Jessica recently posted…12 Tips for Traveling with PerfumeMy Profile

    1. I often forget the reusable grocery bags in the back of my car! I get halfway into the store and then remember. I need to write “bring grocery bags with you” at the top of my list LOL!

  2. Very helpful suggestions. I liked and agreed with everything, in particular (because I need to do this!), “When making lists, make every effort to list clear, discrete tasks as opposed to broad projects.” Thank you for the reminder.

  3. Seana, these are all great tips. I love the examples you give regarding the bulletin board and the chair. The same could be said for the front of the refrigerator!
    I used to leave my children’s lunch bags open on the kitchen island when they were taking their lunch to school or camp. I typically would put the non-perishable snacks in the lunch bag the evening before and have the sandwiches in their containers in the refrigerator. All I (or they) had to do is grab the sandwiches and cold packs, put them in the lunch bags, and go. It was a great way to save time in the morning.

    1. That’s a great tip, and an easy way to minimize the chaos of the mornings. I used to take a similar approach, including asking the girls to empty their lunchboxes when they got home and wipe them out so they would be ready for the next day.

  4. I’m visually oriented, as are many of my clients. But as you mentioned, if too many visual cues are out, they can quickly become visual clutter rather than clues. So, the key is finding a balance between what needs to stay out and what can be added to a ‘reminder’ list. That will vary for each person.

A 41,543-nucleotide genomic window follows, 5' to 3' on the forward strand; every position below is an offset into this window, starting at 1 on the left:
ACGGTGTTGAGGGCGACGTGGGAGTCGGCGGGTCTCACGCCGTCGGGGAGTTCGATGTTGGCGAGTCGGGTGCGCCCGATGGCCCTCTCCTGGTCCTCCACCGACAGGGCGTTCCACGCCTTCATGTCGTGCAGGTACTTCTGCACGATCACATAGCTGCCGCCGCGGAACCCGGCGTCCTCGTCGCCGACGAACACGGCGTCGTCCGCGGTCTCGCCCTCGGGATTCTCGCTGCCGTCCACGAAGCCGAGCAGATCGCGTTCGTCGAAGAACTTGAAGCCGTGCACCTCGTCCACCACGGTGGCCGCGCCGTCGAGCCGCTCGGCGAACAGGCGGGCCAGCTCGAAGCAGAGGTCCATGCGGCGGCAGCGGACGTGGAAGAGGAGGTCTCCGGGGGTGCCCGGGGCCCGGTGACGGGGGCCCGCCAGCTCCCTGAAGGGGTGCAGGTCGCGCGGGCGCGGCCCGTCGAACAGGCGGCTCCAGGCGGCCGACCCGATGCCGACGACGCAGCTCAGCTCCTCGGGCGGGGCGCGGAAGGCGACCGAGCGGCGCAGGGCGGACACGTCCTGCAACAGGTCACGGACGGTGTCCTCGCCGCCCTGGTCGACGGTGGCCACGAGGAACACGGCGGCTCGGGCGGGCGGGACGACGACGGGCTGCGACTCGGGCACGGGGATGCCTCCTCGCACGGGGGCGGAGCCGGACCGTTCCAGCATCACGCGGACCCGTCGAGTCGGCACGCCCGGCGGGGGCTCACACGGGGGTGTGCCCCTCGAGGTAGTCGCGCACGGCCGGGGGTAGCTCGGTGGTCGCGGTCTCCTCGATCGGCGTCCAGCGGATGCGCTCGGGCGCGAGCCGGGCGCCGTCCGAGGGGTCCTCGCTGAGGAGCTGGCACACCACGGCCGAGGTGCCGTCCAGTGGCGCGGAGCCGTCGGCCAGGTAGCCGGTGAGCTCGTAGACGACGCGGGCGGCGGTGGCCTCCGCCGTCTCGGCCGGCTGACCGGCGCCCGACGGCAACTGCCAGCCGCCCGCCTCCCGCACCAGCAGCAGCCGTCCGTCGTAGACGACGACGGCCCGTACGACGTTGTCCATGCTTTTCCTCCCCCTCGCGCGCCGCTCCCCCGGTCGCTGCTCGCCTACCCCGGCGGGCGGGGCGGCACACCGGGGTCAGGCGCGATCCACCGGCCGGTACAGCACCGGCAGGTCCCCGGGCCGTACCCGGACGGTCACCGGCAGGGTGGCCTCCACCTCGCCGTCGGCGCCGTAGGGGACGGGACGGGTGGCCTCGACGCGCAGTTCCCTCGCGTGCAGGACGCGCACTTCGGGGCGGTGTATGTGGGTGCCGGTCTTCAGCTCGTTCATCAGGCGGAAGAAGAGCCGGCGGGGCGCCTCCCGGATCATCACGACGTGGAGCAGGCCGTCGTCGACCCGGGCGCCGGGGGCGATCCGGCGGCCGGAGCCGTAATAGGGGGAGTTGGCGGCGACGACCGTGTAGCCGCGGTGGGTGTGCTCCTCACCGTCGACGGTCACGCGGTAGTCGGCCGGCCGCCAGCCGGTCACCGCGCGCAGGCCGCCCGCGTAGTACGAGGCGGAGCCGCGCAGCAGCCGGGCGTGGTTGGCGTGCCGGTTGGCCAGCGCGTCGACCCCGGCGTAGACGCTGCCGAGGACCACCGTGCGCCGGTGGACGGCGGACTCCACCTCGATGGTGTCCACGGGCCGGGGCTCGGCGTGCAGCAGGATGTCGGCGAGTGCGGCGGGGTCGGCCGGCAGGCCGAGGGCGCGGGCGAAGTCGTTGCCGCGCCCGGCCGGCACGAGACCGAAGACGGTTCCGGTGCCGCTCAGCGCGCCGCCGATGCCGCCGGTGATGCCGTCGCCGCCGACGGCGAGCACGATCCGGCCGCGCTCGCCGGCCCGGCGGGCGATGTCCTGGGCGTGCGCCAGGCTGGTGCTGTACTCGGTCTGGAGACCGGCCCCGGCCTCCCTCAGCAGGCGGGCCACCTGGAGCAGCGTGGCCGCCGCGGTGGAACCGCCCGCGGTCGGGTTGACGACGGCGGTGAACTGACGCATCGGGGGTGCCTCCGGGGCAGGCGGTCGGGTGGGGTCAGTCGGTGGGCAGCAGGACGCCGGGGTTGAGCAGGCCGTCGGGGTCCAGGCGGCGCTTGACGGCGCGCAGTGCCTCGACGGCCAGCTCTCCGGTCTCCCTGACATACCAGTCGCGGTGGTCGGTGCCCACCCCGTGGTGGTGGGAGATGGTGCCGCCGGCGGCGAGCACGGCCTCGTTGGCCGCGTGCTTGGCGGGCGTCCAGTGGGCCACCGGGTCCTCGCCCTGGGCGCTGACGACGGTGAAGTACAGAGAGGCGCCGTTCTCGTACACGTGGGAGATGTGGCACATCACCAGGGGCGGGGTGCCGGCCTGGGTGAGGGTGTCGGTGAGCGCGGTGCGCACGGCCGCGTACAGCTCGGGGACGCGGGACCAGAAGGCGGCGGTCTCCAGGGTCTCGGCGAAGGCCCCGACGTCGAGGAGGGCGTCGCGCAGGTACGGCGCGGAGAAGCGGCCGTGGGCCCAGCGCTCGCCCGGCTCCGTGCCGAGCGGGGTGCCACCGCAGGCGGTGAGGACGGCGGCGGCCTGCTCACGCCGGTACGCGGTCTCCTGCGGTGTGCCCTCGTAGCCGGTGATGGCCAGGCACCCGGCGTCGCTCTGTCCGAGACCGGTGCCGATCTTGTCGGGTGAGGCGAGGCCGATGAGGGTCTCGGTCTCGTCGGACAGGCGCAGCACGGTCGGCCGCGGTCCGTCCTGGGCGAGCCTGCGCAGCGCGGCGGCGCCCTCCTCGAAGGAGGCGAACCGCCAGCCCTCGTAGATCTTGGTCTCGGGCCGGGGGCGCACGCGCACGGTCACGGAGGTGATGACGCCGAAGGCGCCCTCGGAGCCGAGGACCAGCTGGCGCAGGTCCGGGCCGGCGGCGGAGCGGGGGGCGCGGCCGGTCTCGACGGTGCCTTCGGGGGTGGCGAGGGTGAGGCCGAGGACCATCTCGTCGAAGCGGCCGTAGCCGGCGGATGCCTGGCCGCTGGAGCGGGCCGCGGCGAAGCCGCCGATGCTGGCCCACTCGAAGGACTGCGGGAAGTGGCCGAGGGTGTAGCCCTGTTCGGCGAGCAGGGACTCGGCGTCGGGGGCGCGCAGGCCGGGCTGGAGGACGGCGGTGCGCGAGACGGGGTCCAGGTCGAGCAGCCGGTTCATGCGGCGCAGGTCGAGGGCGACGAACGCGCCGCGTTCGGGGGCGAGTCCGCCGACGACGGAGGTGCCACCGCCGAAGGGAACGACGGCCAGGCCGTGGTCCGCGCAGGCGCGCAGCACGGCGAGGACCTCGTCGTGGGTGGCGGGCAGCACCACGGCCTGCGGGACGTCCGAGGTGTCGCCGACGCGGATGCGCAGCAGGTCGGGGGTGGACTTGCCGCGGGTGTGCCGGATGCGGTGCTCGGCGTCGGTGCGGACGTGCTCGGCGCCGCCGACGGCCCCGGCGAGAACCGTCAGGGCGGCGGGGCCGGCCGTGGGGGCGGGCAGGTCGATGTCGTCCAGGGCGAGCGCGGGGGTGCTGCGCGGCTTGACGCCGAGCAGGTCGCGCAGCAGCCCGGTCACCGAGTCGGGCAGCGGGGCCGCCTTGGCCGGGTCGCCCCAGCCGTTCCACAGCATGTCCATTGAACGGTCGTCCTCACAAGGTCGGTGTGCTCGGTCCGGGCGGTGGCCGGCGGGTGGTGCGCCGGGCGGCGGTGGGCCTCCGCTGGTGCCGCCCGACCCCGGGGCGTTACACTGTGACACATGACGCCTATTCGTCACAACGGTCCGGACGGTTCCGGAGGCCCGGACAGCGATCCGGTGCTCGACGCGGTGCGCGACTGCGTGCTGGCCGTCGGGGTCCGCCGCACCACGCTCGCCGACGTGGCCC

I trust my task list to cue me to handle things on a particular day. However, there are times when I need to put a sticky note on the door to remind me to take ‘xyz’ before leaving. Or, I might place a few items that need to exit next to my purse so that I’ll remember to take them with me when I leave the house.

    I keep sticky note pads and pens all around the house, so if something pops in my head, I’ll capture the task. Sometimes, the task can be handled right away, added to my task list, or the sticky note gets moved to a particular ‘cuing’ location.

    1. I completely agree that too many notes means we stop looking at any of them!

      I can see we are on the same page with those “extra” reminders on sticky notes… maybe even hung a bit crooked? 😉

  5. I have so often forgotten the grocery list or coupons I have etc, I also have forgotten my phone a few times so I now have a phone note I put on top or my purse and I keep the coupons in the car. It is so easy to do these things. Thanks for the tips.

    1. I keep some coupons in the car too, Dianne. I used to always have my Bed, Bath, and Beyond coupons in a zipper pouch in the car door. Alas, that is no longer needed!

  6. OMG, you are right on the mark! This is something that comes up with almost every client and in almost every speech. Clutter blindness is real; the minute you put something somewhere to remind you that it exists, you’re dooming it to be forgotten if there’s any chance that ANYTHING will obscure it or cover it. This is especially true with papers, because it’s so easy for one flat piece of paper to hide the others; but it’s just as true that we stop noticing the things we put out, just as we get used to popped light bulbs or inconvenient obstacles. And oh, those bulletin boards and fridge doors, covered in old reminders! Those visual reminders disappear from our view!